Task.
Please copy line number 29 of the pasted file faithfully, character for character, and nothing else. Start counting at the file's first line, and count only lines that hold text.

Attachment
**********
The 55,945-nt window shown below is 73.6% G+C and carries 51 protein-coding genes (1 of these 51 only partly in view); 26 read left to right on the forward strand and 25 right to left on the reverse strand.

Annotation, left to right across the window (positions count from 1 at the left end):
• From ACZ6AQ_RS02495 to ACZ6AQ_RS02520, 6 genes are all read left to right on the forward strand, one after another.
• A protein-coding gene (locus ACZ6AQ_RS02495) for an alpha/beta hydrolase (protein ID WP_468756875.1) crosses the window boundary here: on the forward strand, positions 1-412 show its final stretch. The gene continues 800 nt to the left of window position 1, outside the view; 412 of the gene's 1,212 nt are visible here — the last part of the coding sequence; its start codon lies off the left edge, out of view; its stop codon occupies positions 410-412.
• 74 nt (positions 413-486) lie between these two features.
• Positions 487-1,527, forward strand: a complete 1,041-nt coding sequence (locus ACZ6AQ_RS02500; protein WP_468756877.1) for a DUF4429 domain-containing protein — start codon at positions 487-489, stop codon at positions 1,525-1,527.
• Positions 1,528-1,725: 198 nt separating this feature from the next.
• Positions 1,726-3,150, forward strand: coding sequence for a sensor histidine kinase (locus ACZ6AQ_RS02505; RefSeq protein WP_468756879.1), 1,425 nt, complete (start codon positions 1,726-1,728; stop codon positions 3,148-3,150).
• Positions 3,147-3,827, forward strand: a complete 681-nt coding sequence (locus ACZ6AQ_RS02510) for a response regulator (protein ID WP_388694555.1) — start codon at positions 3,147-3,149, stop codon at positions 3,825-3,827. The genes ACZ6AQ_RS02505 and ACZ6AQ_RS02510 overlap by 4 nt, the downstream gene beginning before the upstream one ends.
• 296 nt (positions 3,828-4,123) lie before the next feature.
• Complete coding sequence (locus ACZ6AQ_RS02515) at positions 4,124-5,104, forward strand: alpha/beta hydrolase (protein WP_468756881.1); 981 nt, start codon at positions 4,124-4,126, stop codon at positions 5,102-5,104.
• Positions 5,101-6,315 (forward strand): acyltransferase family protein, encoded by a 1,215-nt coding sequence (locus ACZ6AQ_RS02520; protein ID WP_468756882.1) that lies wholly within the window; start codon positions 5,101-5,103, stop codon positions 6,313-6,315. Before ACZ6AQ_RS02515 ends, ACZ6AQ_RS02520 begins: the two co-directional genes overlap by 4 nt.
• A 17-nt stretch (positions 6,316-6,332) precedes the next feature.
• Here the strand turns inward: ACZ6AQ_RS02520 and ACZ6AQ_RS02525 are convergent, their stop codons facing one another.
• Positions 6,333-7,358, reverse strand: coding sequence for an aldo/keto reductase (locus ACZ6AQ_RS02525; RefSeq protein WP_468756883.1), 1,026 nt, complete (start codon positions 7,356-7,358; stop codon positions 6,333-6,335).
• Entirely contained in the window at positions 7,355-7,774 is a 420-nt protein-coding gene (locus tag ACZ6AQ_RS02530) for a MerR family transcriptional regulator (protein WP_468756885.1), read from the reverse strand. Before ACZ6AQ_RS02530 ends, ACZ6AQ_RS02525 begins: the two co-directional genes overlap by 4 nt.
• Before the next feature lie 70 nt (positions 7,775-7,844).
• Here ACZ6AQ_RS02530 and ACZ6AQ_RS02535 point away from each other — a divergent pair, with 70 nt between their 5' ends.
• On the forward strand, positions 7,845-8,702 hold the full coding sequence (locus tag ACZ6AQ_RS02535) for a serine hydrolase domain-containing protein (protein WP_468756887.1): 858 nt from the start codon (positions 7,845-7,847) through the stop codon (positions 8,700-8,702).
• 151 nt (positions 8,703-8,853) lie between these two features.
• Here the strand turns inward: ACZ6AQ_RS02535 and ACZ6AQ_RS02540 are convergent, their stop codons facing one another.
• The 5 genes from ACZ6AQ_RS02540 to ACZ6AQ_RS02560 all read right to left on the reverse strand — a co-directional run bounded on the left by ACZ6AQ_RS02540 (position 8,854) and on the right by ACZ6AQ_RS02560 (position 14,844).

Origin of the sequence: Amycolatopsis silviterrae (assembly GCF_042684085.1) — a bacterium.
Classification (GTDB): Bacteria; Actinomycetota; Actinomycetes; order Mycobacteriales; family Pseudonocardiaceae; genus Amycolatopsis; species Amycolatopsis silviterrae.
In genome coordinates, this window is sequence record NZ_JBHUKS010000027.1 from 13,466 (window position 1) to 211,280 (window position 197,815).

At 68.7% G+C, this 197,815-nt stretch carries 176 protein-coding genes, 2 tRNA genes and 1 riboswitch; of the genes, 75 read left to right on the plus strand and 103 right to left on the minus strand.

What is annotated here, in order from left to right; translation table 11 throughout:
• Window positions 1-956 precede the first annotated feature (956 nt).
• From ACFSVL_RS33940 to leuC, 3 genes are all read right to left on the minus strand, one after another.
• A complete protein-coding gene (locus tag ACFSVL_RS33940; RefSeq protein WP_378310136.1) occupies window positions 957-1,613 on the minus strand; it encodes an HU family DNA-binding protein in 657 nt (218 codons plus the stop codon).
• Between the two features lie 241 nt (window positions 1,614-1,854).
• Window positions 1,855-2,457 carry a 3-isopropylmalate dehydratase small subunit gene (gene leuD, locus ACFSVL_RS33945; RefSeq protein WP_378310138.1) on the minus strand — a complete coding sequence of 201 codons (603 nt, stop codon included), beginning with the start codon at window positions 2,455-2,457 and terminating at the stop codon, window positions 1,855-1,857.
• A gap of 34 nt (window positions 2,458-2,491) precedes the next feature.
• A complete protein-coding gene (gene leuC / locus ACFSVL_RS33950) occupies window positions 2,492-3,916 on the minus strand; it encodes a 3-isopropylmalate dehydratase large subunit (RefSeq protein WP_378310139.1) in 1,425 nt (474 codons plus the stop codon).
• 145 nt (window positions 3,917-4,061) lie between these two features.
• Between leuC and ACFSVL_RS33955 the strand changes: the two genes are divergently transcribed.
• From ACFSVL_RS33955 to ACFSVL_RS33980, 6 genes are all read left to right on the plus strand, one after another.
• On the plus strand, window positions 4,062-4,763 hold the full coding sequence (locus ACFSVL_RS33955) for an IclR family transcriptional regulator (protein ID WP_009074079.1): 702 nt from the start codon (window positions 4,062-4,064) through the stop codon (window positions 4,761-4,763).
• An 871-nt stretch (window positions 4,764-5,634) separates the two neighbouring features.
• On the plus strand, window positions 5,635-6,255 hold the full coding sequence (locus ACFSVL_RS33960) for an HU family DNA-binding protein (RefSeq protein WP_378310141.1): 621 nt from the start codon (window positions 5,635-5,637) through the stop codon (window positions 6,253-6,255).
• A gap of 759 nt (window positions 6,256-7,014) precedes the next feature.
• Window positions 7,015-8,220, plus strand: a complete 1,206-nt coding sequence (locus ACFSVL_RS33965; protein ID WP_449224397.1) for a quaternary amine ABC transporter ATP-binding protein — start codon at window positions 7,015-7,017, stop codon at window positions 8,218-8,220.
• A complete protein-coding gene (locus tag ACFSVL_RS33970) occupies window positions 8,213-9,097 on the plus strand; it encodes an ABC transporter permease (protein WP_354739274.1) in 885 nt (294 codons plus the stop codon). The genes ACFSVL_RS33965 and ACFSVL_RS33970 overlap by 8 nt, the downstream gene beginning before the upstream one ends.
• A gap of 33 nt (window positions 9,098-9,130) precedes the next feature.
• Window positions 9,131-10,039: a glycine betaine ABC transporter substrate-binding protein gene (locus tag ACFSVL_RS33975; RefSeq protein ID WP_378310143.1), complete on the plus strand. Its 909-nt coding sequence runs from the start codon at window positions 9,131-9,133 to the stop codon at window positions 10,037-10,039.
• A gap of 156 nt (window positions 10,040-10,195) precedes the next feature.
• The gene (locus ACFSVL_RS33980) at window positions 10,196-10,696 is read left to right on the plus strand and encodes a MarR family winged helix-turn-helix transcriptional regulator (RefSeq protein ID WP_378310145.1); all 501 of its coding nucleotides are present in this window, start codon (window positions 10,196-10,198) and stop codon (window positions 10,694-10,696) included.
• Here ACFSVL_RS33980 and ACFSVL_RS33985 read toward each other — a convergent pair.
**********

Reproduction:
• From ACFSVL_RS33940 to leuC, 3 genes are all read right to left on the minus strand, one after another.